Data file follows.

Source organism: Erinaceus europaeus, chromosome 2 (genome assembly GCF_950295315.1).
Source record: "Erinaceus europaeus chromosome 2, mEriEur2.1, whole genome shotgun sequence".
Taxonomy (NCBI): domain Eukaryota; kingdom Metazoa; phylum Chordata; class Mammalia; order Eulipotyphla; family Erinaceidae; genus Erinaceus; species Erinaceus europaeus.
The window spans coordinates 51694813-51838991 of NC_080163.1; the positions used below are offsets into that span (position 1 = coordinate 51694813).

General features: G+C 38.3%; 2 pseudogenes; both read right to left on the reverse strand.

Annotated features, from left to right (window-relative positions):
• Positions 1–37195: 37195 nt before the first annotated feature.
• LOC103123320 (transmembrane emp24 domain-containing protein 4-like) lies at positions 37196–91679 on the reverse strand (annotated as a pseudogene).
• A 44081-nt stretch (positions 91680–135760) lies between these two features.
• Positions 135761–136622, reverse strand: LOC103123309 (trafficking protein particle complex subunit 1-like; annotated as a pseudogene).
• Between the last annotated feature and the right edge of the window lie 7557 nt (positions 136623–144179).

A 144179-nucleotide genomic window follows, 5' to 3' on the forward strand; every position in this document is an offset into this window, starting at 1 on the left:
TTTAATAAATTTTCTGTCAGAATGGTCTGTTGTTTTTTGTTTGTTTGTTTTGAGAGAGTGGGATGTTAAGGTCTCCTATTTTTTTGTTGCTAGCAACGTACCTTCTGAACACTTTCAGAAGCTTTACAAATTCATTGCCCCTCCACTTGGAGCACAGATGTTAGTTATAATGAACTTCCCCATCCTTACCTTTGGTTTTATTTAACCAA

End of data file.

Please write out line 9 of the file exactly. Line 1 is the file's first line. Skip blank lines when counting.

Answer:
• A 44081-nt stretch (positions 91680–135760) lies between these two features.